Invited talks

Prof. Luca Benini (University of Bologna - ETH Zurich)

Wearable computer vision at the "Internet-of-things" scale requires massive amounts of local signal processing, coupled with advanced multi-standard/multi-mode communication capabilities. From the computational viewpoint, the challenge is formidable and can be addressed only by pushing computing fabrics toward massive parallelism and brain-like energy efficiency levels. We believe that CMOS technology can still take us a long way toward this vision. Our recent results with the PULP (parallel ultra-low power) open computing platform demonstrate that pj/OP (GOPS/mW) computational efficiency is within reach in today's 28nm CMOS FDSOI technology. This energy efficiency level enables the embedding of several key computer vision tasks within a few mm2 of silicon ad a few mW of power. Looking forward, to multi-megapixel imagers and multi-modal sensor fusion, even pj/OP won't be enough, and we will need to fully exploit the flexibility of heterogeneous 3D integration, stop being religious about analog vs. digital, Von Neumann vs. "new" computing paradigms, and seriously look into relaxing traditional "hardware-software contracts" such as numerical precision and error-free permanent storage.

Luca Benini is Professor of digital Circuits and systems at ETHZ. He is also professor at University of Bologna and he is currently serving as Chief Architect for the Platform2012/ST HORM project in STmicroelectronics, Grenoble. He received a Ph.D. degree in electrical engineering from Stanford University in 1997. Prof. Benini's research interests are in energy-efficient system design and Multi-Core SoC design. He is also active in the area of energy-efficient smart sensors and sensor networks for biomedical and ambient intelligence applications. He has published more than 600 papers in peer-reviewed international journals and conferences, four books and several book chapters (h-index 69). He has been general chair and program chair of the Design Automation and Test in Europe Conference. He has been a member of the technical program committee and organizing committee of several conferences, including the Design Automation Conference, International Symposium on Low Power Design, the Symposium on Hardware-Software Codesign. He has been Associate Editor of several international journals, including the the IEEE Transactions on Computer Aided Design of Circuits and Systems and the ACM Transactions on Embedded Computing Systems. He is a Fellow of the IEEE and a member of the Academia Europaea and has served for two terms as a member of the steering board of the ARTEMISIA European Association on Advanced Research & Technology for Embedded Intelligence and Systems.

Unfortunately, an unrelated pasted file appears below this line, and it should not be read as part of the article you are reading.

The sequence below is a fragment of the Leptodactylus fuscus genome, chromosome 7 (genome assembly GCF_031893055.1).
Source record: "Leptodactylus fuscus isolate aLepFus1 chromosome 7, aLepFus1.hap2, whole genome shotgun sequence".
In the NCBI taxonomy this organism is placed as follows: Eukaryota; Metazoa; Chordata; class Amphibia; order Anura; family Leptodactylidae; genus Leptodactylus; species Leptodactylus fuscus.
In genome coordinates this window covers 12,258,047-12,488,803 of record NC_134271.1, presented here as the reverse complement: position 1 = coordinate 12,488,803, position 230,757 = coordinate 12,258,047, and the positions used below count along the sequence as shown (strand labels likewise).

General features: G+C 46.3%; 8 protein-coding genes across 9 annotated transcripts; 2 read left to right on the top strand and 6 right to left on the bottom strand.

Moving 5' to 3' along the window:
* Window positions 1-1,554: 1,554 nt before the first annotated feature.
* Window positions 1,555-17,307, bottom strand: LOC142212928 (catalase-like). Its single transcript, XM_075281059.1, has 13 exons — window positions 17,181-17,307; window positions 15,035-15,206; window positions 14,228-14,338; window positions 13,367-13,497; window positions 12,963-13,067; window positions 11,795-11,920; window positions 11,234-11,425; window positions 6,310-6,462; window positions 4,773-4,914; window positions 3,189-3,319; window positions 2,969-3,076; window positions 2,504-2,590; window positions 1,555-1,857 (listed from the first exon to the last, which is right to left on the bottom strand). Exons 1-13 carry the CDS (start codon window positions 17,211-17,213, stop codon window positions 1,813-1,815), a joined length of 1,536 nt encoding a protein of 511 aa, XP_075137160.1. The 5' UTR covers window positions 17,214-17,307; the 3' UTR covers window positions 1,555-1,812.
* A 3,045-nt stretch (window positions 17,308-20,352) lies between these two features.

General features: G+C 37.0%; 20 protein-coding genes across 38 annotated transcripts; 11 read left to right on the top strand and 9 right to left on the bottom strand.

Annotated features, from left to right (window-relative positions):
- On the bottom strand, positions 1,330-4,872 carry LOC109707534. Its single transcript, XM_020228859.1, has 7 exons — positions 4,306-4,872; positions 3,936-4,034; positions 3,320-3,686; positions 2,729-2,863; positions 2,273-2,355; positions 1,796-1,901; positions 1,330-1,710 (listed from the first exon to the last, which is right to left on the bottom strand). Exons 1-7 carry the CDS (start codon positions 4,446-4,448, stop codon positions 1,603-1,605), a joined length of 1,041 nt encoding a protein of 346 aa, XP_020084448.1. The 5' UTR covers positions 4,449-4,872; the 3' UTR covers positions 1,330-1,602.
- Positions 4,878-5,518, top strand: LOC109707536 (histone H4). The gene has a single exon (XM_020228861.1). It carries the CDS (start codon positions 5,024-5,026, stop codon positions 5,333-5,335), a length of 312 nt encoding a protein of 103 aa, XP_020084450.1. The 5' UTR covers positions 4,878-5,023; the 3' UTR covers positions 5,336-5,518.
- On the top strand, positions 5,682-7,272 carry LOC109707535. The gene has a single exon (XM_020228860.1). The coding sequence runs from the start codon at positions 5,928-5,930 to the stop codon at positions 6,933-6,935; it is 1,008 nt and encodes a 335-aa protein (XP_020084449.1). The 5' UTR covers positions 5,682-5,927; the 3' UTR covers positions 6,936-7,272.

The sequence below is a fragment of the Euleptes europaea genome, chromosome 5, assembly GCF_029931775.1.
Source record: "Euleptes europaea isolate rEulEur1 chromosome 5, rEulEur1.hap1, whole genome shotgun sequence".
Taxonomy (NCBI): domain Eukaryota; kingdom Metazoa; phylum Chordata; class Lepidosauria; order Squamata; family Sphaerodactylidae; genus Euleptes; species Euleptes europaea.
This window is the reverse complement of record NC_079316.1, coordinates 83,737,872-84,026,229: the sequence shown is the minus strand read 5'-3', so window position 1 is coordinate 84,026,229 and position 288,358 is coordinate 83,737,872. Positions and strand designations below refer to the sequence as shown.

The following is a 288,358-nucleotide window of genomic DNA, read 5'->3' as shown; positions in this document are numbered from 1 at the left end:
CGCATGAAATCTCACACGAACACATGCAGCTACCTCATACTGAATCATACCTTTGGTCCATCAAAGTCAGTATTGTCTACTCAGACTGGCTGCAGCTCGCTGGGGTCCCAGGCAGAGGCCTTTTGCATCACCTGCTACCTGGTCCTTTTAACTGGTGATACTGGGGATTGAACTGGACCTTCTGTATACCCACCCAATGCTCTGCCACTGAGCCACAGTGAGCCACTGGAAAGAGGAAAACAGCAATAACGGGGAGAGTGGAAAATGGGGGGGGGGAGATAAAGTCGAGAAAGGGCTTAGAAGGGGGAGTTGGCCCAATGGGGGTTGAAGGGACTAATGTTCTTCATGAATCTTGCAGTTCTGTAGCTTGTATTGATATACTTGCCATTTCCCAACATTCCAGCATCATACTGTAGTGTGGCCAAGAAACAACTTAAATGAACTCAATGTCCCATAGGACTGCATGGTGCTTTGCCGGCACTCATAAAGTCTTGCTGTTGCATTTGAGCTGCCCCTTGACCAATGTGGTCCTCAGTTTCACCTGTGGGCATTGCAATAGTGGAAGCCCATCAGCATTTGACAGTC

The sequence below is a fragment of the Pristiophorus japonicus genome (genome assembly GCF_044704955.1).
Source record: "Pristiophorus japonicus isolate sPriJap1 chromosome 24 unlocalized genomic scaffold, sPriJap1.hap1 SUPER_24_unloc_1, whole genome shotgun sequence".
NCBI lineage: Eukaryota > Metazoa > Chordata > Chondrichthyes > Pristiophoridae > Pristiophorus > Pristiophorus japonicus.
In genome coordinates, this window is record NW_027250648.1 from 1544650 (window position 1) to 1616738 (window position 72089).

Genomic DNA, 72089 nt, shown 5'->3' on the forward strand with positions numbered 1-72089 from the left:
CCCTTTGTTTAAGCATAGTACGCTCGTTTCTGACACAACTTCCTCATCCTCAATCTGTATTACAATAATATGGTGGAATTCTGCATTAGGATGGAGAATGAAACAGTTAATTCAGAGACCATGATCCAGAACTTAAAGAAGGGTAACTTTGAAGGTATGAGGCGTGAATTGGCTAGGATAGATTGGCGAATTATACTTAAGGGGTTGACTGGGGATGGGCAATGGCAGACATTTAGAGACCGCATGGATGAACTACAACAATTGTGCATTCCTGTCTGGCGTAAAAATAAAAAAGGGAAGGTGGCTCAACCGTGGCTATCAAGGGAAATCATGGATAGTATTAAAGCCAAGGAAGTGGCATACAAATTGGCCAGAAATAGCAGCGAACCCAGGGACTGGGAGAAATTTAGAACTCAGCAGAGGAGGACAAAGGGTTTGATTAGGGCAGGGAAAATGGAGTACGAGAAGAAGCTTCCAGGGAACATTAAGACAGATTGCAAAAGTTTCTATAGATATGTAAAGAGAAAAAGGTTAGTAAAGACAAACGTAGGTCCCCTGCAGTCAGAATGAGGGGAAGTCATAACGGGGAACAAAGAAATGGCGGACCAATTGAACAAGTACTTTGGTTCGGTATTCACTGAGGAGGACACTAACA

Dr. Kori Inkpen Quinn Wearing for Sharing: Enabling Next Gen Shared Experiences
Dr. Kori Inkpen Quinn (Microsoft Research)

The prevalence of camera phones has enabled video conferencing to move off the desktop and out into the world and people are increasingly using smartphones to capture and share events with friends or family who could not be there in person. However, smartphones are limited for sharing some experiences because they are not-hands free, and are hard to use to capture unanticipated events. Wearable cameras offer a unique opportunity to create next generation shared experiences where people can easily connect with remote friends and family. This talk will showcase our early explorations of the potential of video conferencing + wearable cameras to connect people during everyday activities or special events. I will highlight the opportunities afforded by wearable cameras, as well as the challenges introduced to help inform the design of future wearable cameras and systems to support rich shared experiences. Results from this work reveal the potential of wearable cameras to enhance video communication and move beyond talking heads to enable remote people to truly “be together” and “do things together”.

Dr. Kori Inkpen is a Principal Researcher at Microsoft Research and Manager of the neXus Group. Her research interests are in the fields of Computer-Supported Cooperative Work and Human-Computer Interaction and her work explores innovative computing environments to support natural, seamless collaborative interactions, for both work and play. Her current focus is on how video is changing the way we communicate with others, and the potential it offers to transform the way we interact with friends, families and colleagues, both near and far. Dr. Inkpen has organised many international conferences including Technical Program Chair for CHI 2015, Conference Co-Chair for CSCW 2010 and Conference Co-Chair for Group 2007. Prior to joining Microsoft she was a Professor of Computer Science at Dalhousie University (2001-2007) and Simon Fraser University (1998-2001).